How to Nourish your Vegetarian Child
There’s little doubt that vegetarianism among children and teenagers is more popular than ever and that the steep uptick in veganism is thanks in large part to young people. As a registered dietitian and mother of two vegetarians, I’ve learned how important it is to help your child navigate this new territory and get smart about how to feed themselves well.
I think every parent of a vegetarian worries that their child won’t be adequately nourished. And it’s a worthy concern when you consider that eliminating entire categories of food means cutting out all the nutrients that come along for the ride. Too often newly minted vegetarians, teens especially, neglect to make up for the losses and end up with a diet that looks more carbotarian than anything else (think pasta, rice, crackers, bread, and cereal).
From a nutrition standpoint, here’s what you need to consider when it comes to feeding a vegetarian:
It’s understandable for parents to wonder if their young vegetarian is getting enough protein, especially since protein appears to be the “it” nutrient of the moment. The truth is, though, most of us take in far more protein than our bodies need (this post on protein requirements for kids may shed some light). And while meatless foods don’t deliver the wallop you might get in a porterhouse steak, a vegetarian can easily meet their needs by peppering protein-rich foods throughout the day. Here is an example of a one-day menu with the protein-rich source highlighted in blue.
Greek yogurt and fruit parfait topped with nuts and seeds
Edamame and an apple
Almond butter banana sandwich on whole grain bread
Carrots with hummus
Three-bean chili over quinoa
Additional vegetarian-friendly protein sources include beans, chick peas, lentils, nuts, nut butters, seeds, seed butters, whole grains (notably quinoa, amaranth, oats, spelt, wild rice, and sorghum), yogurt (especially Greek yogurt), milk, cottage cheese, cheese, tofu, edamame, eggs, and for pescetarians, fish.
Vitamins and Minerals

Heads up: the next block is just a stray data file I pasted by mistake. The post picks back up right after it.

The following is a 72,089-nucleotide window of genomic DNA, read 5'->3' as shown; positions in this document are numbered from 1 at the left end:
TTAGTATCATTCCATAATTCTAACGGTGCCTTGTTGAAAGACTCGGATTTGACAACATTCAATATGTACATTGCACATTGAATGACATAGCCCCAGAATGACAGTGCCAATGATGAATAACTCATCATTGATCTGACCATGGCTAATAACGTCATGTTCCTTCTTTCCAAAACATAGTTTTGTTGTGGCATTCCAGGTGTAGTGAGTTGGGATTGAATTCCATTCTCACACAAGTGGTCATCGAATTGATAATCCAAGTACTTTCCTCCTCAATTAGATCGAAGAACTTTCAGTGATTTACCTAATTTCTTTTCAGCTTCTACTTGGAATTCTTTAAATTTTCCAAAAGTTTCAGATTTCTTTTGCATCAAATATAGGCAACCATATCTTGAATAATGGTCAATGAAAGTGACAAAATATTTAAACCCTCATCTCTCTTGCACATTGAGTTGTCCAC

Moving to a plant-forward diet means cutting out foods that supply key vitamins and minerals. As such, it’s useful to know vegetarian-friendly sources for these nutrients to make sure your child is covered. If you think they’re not getting enough, talk to a registered dietitian or your pediatrician about taking a supplement.
- Omega-3 fats — Walnuts, hemp seeds, chia seeds, tofu, and soybean oil. It’s also in Omega-3 eggs, and for pescetarians, salmon, tuna, sardines, and other fatty fish.
- Vitamin D — Getting adequate vitamin D can be challenging, even for an omnivore. Good sources include fortified plant milks, fortified cereals, cow’s milk, eggs, and sunshine.
- Vitamin B-12 — This vitamin is found almost exclusively in animal products, so is tricky to get on a vegetarian diet. Plant-based sources include vitamin B-12-fortified cereals and plant milks, and nutritional yeast. It’s also in eggs and for pescetarians, shellfish, sardines, and other fish.
- Iron — Beans, chick peas, lentils, tofu, iron-fortified cereals, whole-grains, dark leafy green vegetables, blackstrap molasses, and dried fruit. Iron isn’t absorbed well from plant sources, but you can boost the absorption by pairing iron-rich food with vitamin C-rich foods (ie, citrus fruits, tomatoes, peppers, pineapple, and strawberries).
- Calcium — Milk, yogurt, cheese, calcium-fortified tofu, calcium-fortified breakfast cereal, calcium-fortified plant milk, such as almond milk, green vegetables such as turnip greens, kale, collards, and broccoli.
- Zinc — Chick peas, cashews, baked beans and other beans, fortified cereal, whole grains, and wheat germ. If your pescetarian child is an oyster lover, the zinc levels are off the chart.
Stay tuned for Part Three of my So Your Kid Wants to be a Vegetarian series, in which I will address some of the practicalities of feeding a vegetarian in an omnivore household. If you missed part one, head here.